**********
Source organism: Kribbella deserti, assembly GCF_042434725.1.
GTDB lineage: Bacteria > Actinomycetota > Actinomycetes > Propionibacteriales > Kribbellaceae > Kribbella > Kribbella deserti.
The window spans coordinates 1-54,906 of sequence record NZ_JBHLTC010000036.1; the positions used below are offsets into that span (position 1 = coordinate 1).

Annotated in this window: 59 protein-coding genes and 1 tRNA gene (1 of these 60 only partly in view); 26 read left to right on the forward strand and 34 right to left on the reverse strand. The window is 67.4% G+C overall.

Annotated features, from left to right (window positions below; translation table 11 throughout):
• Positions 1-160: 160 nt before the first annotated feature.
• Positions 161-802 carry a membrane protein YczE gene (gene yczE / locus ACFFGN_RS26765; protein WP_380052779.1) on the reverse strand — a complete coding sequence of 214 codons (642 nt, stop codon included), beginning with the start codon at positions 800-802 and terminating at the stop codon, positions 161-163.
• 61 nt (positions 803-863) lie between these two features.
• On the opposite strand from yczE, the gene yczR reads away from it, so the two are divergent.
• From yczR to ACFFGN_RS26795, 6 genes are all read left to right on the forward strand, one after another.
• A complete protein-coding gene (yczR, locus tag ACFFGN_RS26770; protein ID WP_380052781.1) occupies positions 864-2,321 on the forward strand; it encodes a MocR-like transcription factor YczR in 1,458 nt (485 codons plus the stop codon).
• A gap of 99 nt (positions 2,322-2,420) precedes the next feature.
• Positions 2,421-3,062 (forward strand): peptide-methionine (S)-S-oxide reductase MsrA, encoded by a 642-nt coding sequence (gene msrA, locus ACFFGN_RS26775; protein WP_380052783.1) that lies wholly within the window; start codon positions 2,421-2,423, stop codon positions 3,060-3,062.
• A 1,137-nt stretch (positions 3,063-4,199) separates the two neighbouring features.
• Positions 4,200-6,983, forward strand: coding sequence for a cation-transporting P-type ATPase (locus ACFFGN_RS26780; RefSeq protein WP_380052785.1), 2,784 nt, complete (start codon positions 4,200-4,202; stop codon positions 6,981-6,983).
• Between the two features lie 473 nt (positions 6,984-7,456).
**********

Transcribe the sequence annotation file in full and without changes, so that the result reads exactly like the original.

Source organism: Kribbella deserti, assembly GCF_042434725.1.
GTDB lineage: Bacteria > Actinomycetota > Actinomycetes > Propionibacteriales > Kribbellaceae > Kribbella > Kribbella deserti.
The window spans coordinates 1-54,906 of sequence record NZ_JBHLTC010000036.1; the positions used below are offsets into that span (position 1 = coordinate 1).

Annotated in this window: 59 protein-coding genes and 1 tRNA gene (1 of these 60 only partly in view); 26 read left to right on the forward strand and 34 right to left on the reverse strand. The window is 67.4% G+C overall.

Annotated features, from left to right (window positions below; translation table 11 throughout):
• Positions 1-160: 160 nt before the first annotated feature.
• Positions 161-802 carry a membrane protein YczE gene (gene yczE / locus ACFFGN_RS26765; protein WP_380052779.1) on the reverse strand — a complete coding sequence of 214 codons (642 nt, stop codon included), beginning with the start codon at positions 800-802 and terminating at the stop codon, positions 161-163.
• 61 nt (positions 803-863) lie between these two features.
• On the opposite strand from yczE, the gene yczR reads away from it, so the two are divergent.
• From yczR to ACFFGN_RS26795, 6 genes are all read left to right on the forward strand, one after another.
• A complete protein-coding gene (yczR, locus tag ACFFGN_RS26770; protein ID WP_380052781.1) occupies positions 864-2,321 on the forward strand; it encodes a MocR-like transcription factor YczR in 1,458 nt (485 codons plus the stop codon).
• A gap of 99 nt (positions 2,322-2,420) precedes the next feature.
• Positions 2,421-3,062 (forward strand): peptide-methionine (S)-S-oxide reductase MsrA, encoded by a 642-nt coding sequence (gene msrA, locus ACFFGN_RS26775; protein WP_380052783.1) that lies wholly within the window; start codon positions 2,421-2,423, stop codon positions 3,060-3,062.
• A 1,137-nt stretch (positions 3,063-4,199) separates the two neighbouring features.
• Positions 4,200-6,983, forward strand: coding sequence for a cation-transporting P-type ATPase (locus ACFFGN_RS26780; RefSeq protein WP_380052785.1), 2,784 nt, complete (start codon positions 4,200-4,202; stop codon positions 6,981-6,983).
• Between the two features lie 473 nt (positions 6,984-7,456).